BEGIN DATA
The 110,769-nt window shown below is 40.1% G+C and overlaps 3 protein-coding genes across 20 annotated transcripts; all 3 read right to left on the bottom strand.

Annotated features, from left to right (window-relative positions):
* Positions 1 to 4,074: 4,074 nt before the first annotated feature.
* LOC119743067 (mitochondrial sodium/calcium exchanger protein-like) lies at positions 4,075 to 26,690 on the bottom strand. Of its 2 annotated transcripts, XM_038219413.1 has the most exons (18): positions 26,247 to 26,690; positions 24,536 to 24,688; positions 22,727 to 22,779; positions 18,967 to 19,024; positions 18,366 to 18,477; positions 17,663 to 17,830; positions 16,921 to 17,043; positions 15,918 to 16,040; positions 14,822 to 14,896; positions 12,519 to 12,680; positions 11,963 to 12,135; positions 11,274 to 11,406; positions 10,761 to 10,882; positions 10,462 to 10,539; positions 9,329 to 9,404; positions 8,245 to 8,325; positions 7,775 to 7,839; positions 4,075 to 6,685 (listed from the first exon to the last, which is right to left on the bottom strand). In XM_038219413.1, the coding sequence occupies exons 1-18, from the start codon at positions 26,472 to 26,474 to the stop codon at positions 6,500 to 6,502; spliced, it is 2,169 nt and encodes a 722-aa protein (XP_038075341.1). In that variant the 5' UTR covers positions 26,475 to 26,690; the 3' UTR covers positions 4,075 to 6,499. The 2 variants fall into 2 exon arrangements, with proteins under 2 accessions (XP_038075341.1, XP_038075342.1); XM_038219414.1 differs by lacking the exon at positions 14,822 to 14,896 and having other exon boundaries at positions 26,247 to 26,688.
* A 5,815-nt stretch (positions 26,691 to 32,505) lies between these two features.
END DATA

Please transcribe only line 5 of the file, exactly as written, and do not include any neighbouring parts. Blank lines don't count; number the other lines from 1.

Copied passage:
* A 5,815-nt stretch (positions 26,691 to 32,505) lies between these two features.